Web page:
Analysts at Mercom Capital Group have tallied up corporate funding, venture capital and debt and public market investment for battery storage, smart grids and energy efficiency companies. From a financial perspective, the industry appears resilient to the Covid-19 crisis and ready to grow further.
Despite the Covid-19 pandemic, the investment climate in various renewable energy sectors appears to be outperforming the pre-Covid levels of last year. Corporate funding for battery storage, smart grids, and energy efficiency has risen a whopping 75% this year.
Mercom Capital Group LLC, a clean energy communications and consulting firm, has analyzed cash flows in those market segments and observed a substantial increase in funding despite the global health crisis.
Investment this year to the end of September totaled $4.7 billion in corporate funding for battery storage, smart grid, and energy efficiency companies. The same period of last year brought $2.7 billion. The Covid-related uncertainty in the first quarter was perhaps reflected by the fact some $3.2 billion of that $4.7 billion was invested in the last quarter, a rise of 165% on the investment seen in Q2.
The impressive third-quarter figure appears to show investors moving into storage, smart grid and efficiency companies, as the first six months of the year brought only minimal backing in the segment. The July-to-September return was up 777% on the same period of last year, which attracted $365 million.
Venture capital funding, including private equity and corporate venture capital, rose 78% from the second quarter to Q3 with $1.1 billion spread across 22 deals in July-to-September, compared to $605 million in 26 deals in the previous three-month window. In year-on-year terms, the third-quarter VC figure was up 249% from the $309 million raised in 17 deals in July-to-September last year.
Venture capital funds of $1.9 billion have flowed into energy storage in the first nine months of the year, down from the $2.1 billion seen in the same period of 2019.
During the first three quarters of this year, corporate funding for battery storage companies reached $3.5 billion, 62% more than the $2.2 billion invested during the same period of last year and $2.8 billion of this year’s sum arrived in the last quarter, following just $472 million in April-to-June.
Venture capital funding mirrored the trend, with cash flow rising 78% from the second to third quarters. In the last three months, the industry received $661 million, following $372 million in Q2. However, it is worth noting $600 million of this year’s VC cash surfaced in a single equity raise by Swedish battery maker Northvolt. The first nine months of this year produced $1.2 billion in VC funding, 25% less than the $1.6 billion seen in the same period of 2019.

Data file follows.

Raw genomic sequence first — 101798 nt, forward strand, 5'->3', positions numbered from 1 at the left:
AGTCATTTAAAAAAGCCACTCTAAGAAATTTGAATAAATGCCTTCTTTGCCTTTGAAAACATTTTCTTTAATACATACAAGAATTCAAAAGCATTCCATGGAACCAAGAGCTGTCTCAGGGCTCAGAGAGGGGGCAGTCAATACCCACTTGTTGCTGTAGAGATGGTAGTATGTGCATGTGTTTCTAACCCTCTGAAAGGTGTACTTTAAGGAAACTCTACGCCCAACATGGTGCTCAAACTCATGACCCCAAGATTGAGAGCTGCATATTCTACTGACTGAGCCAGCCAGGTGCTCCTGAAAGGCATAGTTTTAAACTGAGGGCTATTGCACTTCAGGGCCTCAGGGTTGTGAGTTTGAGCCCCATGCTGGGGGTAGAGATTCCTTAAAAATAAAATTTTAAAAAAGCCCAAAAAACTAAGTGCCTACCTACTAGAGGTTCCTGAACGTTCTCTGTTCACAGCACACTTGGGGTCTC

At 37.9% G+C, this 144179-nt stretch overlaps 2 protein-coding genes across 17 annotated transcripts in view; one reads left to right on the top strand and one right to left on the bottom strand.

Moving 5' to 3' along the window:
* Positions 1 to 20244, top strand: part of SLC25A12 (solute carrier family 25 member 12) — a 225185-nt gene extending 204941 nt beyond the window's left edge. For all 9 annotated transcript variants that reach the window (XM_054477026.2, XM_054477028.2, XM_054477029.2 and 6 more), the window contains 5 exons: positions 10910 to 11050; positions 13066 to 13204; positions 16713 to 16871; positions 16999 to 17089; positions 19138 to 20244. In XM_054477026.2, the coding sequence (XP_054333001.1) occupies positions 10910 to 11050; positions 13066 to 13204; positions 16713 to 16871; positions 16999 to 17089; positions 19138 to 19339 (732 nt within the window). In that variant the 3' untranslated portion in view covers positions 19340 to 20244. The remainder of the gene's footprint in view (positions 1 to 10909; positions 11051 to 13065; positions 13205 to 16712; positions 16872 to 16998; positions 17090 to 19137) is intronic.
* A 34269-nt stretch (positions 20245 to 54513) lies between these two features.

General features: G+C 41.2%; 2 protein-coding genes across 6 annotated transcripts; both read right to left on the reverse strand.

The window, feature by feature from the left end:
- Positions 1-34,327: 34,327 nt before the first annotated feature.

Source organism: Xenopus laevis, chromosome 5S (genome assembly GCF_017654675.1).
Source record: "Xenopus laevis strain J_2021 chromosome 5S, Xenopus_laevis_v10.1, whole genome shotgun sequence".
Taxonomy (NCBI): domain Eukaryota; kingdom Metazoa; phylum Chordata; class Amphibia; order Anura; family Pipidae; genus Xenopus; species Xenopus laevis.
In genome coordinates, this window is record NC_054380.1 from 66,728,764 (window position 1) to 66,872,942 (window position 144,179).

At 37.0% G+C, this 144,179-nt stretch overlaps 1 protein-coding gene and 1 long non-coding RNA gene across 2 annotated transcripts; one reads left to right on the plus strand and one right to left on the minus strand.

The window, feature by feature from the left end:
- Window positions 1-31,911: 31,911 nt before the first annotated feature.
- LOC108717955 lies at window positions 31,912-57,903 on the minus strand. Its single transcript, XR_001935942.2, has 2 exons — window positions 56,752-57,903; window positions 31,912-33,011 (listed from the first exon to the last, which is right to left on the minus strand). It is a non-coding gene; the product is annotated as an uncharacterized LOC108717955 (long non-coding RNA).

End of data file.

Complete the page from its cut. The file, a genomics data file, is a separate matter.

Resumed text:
The next four most valuable VC transactions of the year were Quantumscape‘s $200 million, Prologium Technology‘s $100 million, Demand Power Group securing $71 million, and Highview Power raising $46 million, according to Mercom.
Debt and public market financing came in at $2.3 billion in January-to-September. Virtually all of that – $2.1 billion – was raised in the last quarter, however, with activity having virtually halted in the first half of the year. The subsequent leap in borrowing for battery storage investment may not have been solely down to Covid-19, though, as the first nine months of last year generated only $560 million of credit lines.
It wasn’t just batteries that drew the gaze of venture capitalists. In the July-to-September window, VC funding of $368 million was allocated to smart grid businesses, compared to $194 million in the previous quarter. The third quarter of last year saw only $39 million of that investment type. The year-to-date figure of $643 million invested into the technology is a 231% increase on the $194 million in VC transactions for smart grids in the first nine months of 2019.
The top five VC smart grid deals were listed by Mercom as Chargepoint, with $127 million; Star Charge ($125 million); Smartrent ($60 million); Probus Smart Things ($53 million); and Smart Wires ($43 million).
Debt and public market financing, though, did not reflect venture capitalist spending in the segment. Mercom reported only $10 million of such investment to the end of September, following $45 million in the same period of last year.
Venture capital funding for energy efficiency companies rose in the third quarter, with $48 million raised, compared to $40 million in Q2. The amount fell year on year, however, with the $268 million allocated by VC funds to energy efficiency in January-to-September last year dwindling 65% to $95 million thus far this time around.
“The Top VC funding deals in [January-to-September] 2020 were: Palmetto raised $29 million, Juganu raised $18 million, Brainbox AI secured $12 million, Virtual Power Systems raised $12 million, and SmartAC.com raised $10 million,” wrote Mercom.
Where VC backers feared to tread, debt and public financing stepped up. Those sources of cash coughed up just $56 million for energy efficiency applications in the first nine months of last year but have already produced $500 million in the comparable period of 2020.
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Source: pv magazine